How do Mormons view grief?
Personal Response by Karen Merkley
The lights aren’t always green. The bread isn’t always fresh. Tires go flat. Bills mound. People take ill and die at every stage of life. People struggle. Others starve. Wars go on.
Grief is part of the human experience. Opposition is necessary for growth, according to the Mormon view of our mortal experience, revealed by the Lord through modern prophets. It can, however, be lifted through the power of the atonement of Jesus Christ. Mormons believe that the Savior not only died to pay for our sins but also to take upon Himself our sorrow, grief, and infirmities (Alma 7:11-12).
Patricia Pinegar, former President of the Primary, or children’s organization of the Mormon Church, speaks of her own encounter with grief and the Savior’s intercession:
The difficult experience of my son’s death helped me identify and rejoice in the blessings of peace, hope, and direction-blessings that all who truly accept and live the gospel of Jesus Christ may enjoy. I can bear witness to the words of Elder Richard G. Scott: “Please learn that as you wrestle with a challenge and feel sadness because of it, you can simultaneously have peace and rejoicing” (in Conference Report, Oct. 1995, 20; or Ensign, Nov. 1995, 17). (“Peace, Hope and Direction,” Ensign, Nov. 1999).
The Savior Himself was a man of sorrow and grief, yet He must have had the supreme joy of knowing He was in tune with His Father and solace in that unique relationship with Him. We, too, can find that peace and assurance that we are not abandoned when death of a loved one strikes or when someone’s agency tragically colludes with the plans for our own life.
Elder Bateman, a contemporary Mormon leader, speaks as well to the healing balm that can come when we ask the Lord for that special soul salve that only He can truly provide:
Death teaches that we do not experience a fulness of joy in mortality and that everlasting joy can be achieved only with the assistance of the Master (see D&C 93:33-34). Just as the lame man at the pool of Bethesda needed someone stronger than himself to be healed (see John 5:1-9), so we are dependent on the miracles of Christ’s atonement if our souls are to be made whole from grief, sorrow, and sin…. Through Christ, broken hearts are mended and peace replaces anxiety and sorrow.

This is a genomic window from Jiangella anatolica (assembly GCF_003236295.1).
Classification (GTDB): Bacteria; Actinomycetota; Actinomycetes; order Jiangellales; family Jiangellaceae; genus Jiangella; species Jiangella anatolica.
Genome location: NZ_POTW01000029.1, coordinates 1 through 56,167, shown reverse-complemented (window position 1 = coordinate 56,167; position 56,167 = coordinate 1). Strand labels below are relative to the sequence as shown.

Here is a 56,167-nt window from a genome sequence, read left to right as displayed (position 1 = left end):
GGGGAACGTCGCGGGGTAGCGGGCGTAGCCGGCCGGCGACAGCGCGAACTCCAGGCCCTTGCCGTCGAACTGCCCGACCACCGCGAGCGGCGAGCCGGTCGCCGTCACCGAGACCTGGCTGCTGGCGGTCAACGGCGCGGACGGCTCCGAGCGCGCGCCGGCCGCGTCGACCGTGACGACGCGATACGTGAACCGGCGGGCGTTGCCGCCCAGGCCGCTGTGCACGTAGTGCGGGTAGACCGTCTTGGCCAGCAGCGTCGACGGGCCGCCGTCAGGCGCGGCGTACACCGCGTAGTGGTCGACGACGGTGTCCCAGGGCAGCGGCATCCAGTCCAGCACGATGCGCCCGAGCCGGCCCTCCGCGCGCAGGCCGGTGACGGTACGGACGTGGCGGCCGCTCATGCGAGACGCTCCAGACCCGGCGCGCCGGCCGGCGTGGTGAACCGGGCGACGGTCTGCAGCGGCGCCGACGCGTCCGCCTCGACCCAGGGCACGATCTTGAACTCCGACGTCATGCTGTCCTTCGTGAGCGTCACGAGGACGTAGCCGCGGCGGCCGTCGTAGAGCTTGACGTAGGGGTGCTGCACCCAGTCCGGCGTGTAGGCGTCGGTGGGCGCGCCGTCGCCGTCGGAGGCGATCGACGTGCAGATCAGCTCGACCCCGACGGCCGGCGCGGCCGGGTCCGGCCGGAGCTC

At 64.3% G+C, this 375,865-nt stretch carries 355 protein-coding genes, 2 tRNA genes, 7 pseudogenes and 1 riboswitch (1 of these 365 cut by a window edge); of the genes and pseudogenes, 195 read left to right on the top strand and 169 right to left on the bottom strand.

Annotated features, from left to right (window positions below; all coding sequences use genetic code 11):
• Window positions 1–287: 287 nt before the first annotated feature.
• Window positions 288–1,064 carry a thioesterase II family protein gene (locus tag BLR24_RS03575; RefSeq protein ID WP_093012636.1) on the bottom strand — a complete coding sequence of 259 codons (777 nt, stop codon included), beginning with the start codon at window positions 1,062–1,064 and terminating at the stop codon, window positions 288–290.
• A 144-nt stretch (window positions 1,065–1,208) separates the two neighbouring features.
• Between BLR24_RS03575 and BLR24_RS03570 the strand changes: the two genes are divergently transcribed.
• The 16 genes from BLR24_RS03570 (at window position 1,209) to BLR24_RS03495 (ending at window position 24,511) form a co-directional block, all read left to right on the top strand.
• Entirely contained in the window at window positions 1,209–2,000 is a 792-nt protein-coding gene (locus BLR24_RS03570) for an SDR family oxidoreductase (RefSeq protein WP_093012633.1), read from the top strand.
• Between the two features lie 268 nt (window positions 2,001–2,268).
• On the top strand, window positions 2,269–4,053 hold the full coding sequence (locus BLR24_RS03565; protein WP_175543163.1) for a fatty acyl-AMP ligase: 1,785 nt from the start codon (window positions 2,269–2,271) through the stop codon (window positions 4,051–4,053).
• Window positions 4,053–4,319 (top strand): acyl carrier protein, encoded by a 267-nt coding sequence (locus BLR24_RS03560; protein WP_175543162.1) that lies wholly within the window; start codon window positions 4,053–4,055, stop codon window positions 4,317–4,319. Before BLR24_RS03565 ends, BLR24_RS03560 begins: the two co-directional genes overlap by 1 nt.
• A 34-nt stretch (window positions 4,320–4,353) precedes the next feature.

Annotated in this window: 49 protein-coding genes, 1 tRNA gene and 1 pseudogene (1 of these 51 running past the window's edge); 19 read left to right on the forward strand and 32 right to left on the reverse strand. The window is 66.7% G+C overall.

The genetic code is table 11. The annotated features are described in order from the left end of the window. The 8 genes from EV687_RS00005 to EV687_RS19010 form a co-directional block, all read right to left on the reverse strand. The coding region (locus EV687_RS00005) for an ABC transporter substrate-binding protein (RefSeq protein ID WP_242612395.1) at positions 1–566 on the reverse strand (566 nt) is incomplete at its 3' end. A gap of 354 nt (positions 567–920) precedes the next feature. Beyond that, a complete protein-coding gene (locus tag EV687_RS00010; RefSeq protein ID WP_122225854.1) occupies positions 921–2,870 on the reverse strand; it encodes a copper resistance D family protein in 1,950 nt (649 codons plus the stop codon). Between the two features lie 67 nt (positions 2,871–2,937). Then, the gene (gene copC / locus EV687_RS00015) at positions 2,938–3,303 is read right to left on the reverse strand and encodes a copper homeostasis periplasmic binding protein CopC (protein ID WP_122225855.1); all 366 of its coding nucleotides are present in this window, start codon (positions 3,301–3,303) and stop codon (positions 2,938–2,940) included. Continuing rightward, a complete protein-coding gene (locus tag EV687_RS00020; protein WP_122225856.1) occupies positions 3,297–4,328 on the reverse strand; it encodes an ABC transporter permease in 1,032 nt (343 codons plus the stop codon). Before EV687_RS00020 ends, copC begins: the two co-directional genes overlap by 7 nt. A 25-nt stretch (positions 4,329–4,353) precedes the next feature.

Grief isn’t always caused by death or sickness. There are as many life burdens as there are blessings. Of the lesser-visible crosses, modern apostle, Marvin J. Ashton remarks:
One type of cross is that of violated trust by a parent, a family member, a teacher, a bishop, a member of the stake presidency, a boyfriend, a girlfriend, a co-worker, or a classmate.
Another cross that isn’t always visible but that on occasion can be very heavy and worrisome is the lack of self-respect-a feeling of unwillingness to accept oneself. Can you find it in your heart to once in a while compliment yourself on your behavior? Or do you think poorly of yourself no matter what you do? Having feelings like these can be a heavy cross to bear. Such a cross may slow down your eternal progression. (“Carry Your Cross,” Liahona, Sep. 1988.)
My own crosses have taught me, more than anything, about who Jesus Christ really is and who I really am. I’ve felt deeply His knowledge of me exceeding my own, and His awareness and recognition of my every need. I’ve seen Him anticipate circumstances and prepare me; walk with me, converse with me in ways that registered completely and undeniably, and I learned that I want more than anything His closeness forever. Regardless of their source, there is solace to be found through drawing near to the Lord, who descended below all of the things we endure, so He could lift us up out of them. I testify that His power is real, that His knowledge of our struggles is intimate, and that His ability to help us is unparalleled. If you would like to know more about how to access His power, please visit www.mormon.org or chat with the missionaries.
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